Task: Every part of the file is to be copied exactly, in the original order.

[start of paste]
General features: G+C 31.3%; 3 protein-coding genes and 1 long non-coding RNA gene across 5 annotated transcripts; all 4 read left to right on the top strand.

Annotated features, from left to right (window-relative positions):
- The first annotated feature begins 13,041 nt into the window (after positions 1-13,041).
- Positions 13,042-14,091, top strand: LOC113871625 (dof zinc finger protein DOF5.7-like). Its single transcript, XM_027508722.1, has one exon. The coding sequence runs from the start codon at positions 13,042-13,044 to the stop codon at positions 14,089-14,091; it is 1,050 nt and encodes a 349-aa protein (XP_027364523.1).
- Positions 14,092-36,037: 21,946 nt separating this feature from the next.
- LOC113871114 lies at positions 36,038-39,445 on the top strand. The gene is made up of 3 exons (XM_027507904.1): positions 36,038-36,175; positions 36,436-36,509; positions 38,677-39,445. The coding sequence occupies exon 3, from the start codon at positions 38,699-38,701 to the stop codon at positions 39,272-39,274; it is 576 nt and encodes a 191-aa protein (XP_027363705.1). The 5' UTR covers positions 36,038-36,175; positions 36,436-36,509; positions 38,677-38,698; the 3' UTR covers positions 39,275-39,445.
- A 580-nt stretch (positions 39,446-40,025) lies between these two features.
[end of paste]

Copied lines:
General features: G+C 31.3%; 3 protein-coding genes and 1 long non-coding RNA gene across 5 annotated transcripts; all 4 read left to right on the top strand.

Annotated features, from left to right (window-relative positions):
- The first annotated feature begins 13,041 nt into the window (after positions 1-13,041).
- Positions 13,042-14,091, top strand: LOC113871625 (dof zinc finger protein DOF5.7-like). Its single transcript, XM_027508722.1, has one exon. The coding sequence runs from the start codon at positions 13,042-13,044 to the stop codon at positions 14,089-14,091; it is 1,050 nt and encodes a 349-aa protein (XP_027364523.1).
- Positions 14,092-36,037: 21,946 nt separating this feature from the next.
- LOC113871114 lies at positions 36,038-39,445 on the top strand. The gene is made up of 3 exons (XM_027507904.1): positions 36,038-36,175; positions 36,436-36,509; positions 38,677-39,445. The coding sequence occupies exon 3, from the start codon at positions 38,699-38,701 to the stop codon at positions 39,272-39,274; it is 576 nt and encodes a 191-aa protein (XP_027363705.1). The 5' UTR covers positions 36,038-36,175; positions 36,436-36,509; positions 38,677-38,698; the 3' UTR covers positions 39,275-39,445.
- A 580-nt stretch (positions 39,446-40,025) lies between these two features.